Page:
Ever since a disappointing earnings report, shares of the Chinese e-commerce giant Alibaba ( (BABA) - Get Free Report) have been on a downward spiral — falling by 23% in November and losing up to one-fifth of their value in the last week alone.
Some of that drop can be blamed on general uncertainty about how the Chinese government plans to regulate stocks traded on U.S. exchanges. That's why, for example, Seeking Alpha's Value Pendulum for Alpha gave the company a hold or neutral investment rating due to its declining growth prospects and increased pressure from Chinese regulators — after a recent government clampdown on companies that list overseas.
China's Rules Are Unclear
In the past, Chinese companies have used variable interest entities to go public abroad but recent developments show that the government is clamping down on such a loophole.
"What happens to those that already exist is not clear, but the Didi fiasco demonstrates the Chinese Communist Party is highly likely to force any company it considers significant to delist in New York and sell shares in Hong Kong instead," Alex Frew McMillan wrote for TheStreet's Real Money today.
Earnings Have Hurt Alibaba Stock
Alibaba's flailing earnings are another major reason for the drop in value; some analysts suggested that the company has reached the end of its growth potential.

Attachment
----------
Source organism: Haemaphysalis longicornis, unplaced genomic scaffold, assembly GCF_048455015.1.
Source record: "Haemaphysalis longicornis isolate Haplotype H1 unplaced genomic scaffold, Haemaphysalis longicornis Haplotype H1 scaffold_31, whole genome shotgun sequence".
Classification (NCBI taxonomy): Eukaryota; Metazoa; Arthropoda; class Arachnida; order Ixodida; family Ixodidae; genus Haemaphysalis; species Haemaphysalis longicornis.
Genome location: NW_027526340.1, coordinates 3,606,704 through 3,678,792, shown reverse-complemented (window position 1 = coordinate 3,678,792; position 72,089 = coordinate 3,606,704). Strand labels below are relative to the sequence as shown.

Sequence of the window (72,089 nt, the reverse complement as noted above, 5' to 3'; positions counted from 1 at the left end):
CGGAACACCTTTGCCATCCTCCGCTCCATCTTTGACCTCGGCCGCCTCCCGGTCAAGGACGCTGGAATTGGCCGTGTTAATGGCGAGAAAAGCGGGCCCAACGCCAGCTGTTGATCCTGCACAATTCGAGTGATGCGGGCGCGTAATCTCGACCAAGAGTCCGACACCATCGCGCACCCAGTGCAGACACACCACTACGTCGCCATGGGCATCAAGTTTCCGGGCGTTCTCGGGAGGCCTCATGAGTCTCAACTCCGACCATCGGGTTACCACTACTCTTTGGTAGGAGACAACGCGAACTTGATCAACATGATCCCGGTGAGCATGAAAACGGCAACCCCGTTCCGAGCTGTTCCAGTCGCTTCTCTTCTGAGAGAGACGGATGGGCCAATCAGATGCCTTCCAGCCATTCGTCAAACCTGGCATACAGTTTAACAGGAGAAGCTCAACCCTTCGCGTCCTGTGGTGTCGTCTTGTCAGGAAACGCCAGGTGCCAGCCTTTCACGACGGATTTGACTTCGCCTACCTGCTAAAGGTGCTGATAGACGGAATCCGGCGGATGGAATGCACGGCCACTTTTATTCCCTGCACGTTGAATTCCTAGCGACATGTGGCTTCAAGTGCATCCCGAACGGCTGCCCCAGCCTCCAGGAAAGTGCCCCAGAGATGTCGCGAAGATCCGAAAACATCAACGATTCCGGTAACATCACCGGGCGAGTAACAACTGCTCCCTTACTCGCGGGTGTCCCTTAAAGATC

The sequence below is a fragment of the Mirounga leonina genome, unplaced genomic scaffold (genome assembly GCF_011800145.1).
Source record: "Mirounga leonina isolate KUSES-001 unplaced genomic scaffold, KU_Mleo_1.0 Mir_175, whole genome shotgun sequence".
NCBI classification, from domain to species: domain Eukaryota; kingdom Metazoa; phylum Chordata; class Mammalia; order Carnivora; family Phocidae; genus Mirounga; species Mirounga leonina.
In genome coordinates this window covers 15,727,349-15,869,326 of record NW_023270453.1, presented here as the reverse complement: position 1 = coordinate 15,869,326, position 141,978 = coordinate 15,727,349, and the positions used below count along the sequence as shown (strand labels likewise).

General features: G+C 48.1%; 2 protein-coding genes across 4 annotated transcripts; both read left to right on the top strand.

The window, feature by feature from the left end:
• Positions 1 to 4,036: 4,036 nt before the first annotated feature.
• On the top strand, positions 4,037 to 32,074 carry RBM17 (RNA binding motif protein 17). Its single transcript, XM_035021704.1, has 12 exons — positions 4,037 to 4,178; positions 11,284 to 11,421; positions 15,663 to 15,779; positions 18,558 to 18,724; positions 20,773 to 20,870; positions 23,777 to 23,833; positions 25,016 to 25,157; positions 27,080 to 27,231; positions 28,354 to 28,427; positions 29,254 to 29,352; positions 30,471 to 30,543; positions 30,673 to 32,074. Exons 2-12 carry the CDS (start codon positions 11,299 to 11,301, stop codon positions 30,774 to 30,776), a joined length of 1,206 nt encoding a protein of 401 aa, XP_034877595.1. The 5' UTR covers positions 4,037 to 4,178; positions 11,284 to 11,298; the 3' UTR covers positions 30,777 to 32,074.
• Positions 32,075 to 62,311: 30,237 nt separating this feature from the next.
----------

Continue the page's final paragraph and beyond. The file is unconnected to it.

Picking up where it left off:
"When calculated according to generally accepted accounting principles (GAAP), diluted net income per American depositary share slumped 81% to just $0.31. Non-GAAP (adjusted) or pro forma profit -- the number that Alibaba and the analysts both emphasized -- declined 38% to the aforementioned $1.74 per share," wrote Motley Fool contributor Rich Smith in a Nov. 18 piece.
"With the dovetailing of regulatory issues and an apparently weakening consumer in China, [Alibaba] stock has been among the hardest hit,” TheStreet’s Kevin Curran said in Real Money earlier this week. “Accounting for a spending slump in China noted by the company in its Nov. 18 earnings call that sent shares spiraling, the stock has slid about 37% year to date.”
While revenue rose 29% to 200.7 billion Chinese yuan ($31.4 billion), it was still below analysts' forecasts of a 205 billion yuan.
"We estimate that slightly less than half of the incremental change of RMB50-70 billion comes from lower customer management revenue (CMR) and some from China Retail Others, given lackluster consumption and competition," Morgan Stanley analyst Morgan Yu, who maintained his buy rating but de-risked the price model, told TheStreet in November.
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